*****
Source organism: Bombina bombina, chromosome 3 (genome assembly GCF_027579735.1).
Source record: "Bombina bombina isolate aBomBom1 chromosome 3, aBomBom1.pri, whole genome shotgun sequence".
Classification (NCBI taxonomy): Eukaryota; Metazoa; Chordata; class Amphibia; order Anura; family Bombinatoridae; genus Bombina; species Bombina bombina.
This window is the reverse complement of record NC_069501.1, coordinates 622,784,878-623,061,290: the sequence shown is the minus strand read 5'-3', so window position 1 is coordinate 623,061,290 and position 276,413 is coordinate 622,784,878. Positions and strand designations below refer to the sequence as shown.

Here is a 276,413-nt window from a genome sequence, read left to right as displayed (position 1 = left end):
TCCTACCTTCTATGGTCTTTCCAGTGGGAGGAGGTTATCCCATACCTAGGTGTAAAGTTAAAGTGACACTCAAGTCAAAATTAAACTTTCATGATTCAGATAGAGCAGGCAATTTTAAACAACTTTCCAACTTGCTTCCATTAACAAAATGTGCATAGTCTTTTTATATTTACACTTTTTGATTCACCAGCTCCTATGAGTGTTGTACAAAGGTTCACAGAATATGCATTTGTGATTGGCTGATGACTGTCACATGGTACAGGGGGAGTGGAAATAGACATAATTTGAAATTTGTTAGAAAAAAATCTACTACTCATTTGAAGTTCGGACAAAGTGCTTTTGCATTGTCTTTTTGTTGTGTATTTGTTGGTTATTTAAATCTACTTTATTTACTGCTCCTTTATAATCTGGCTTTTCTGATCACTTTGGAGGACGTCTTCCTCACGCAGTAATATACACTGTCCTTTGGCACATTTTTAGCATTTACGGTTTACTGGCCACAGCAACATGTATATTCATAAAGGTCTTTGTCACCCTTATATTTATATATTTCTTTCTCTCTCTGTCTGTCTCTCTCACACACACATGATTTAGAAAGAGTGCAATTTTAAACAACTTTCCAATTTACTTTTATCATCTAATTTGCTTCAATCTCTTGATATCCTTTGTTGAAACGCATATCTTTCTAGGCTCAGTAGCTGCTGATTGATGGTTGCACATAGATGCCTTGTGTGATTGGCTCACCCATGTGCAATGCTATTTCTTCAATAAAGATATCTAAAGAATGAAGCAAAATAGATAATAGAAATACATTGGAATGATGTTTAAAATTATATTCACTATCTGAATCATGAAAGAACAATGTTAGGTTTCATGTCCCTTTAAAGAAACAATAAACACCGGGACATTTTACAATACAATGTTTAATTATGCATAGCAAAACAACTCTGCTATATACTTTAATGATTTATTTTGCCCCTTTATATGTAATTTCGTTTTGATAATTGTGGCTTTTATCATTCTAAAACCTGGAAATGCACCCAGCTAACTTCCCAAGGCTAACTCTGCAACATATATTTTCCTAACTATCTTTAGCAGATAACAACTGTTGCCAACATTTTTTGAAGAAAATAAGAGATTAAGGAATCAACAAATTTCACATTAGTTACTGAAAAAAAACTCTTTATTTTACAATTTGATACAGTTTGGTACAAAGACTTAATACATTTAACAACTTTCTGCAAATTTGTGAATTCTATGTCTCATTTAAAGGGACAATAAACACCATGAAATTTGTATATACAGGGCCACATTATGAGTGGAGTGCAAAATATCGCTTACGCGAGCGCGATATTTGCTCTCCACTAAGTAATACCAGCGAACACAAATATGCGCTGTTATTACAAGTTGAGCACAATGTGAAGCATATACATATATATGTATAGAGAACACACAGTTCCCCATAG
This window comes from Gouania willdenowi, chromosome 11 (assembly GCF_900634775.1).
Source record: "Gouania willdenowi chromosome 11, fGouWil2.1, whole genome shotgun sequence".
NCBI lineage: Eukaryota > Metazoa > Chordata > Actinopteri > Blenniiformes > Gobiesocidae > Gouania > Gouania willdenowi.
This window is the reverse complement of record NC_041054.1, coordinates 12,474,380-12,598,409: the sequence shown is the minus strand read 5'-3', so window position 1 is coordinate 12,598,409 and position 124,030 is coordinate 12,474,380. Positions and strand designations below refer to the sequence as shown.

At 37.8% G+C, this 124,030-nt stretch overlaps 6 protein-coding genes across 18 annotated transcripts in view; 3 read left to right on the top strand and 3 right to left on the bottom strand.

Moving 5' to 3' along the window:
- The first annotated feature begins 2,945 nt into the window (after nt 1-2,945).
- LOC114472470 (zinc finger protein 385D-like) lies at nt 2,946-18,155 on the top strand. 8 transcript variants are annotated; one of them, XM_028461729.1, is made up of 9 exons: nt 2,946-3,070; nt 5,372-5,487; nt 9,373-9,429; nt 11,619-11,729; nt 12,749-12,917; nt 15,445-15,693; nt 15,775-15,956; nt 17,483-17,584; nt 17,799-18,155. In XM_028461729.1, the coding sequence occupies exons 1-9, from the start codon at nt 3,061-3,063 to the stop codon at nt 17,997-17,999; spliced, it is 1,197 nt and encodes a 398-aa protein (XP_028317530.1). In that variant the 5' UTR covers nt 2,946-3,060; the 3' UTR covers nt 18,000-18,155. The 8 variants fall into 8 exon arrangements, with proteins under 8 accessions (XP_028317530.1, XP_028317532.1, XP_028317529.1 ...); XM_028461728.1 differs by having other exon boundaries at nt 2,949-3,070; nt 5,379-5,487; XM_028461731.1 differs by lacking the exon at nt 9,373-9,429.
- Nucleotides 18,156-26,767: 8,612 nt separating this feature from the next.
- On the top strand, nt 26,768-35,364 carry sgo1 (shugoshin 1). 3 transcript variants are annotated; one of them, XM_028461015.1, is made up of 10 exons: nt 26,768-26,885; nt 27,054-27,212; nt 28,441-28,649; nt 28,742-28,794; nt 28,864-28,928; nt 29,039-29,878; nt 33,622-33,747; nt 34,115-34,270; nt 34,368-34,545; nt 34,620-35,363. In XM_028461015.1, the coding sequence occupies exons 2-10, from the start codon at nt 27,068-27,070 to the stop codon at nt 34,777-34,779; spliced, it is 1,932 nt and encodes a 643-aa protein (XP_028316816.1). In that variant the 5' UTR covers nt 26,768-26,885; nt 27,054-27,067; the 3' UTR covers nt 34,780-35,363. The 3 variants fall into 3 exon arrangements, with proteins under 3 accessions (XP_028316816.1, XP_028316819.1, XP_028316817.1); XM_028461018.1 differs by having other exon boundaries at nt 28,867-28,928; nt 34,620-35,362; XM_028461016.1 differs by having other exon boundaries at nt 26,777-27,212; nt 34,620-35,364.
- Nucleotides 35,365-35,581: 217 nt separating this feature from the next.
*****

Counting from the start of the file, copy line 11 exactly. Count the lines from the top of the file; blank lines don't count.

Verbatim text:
At 37.8% G+C, this 124,030-nt stretch overlaps 6 protein-coding genes across 18 annotated transcripts in view; 3 read left to right on the top strand and 3 right to left on the bottom strand.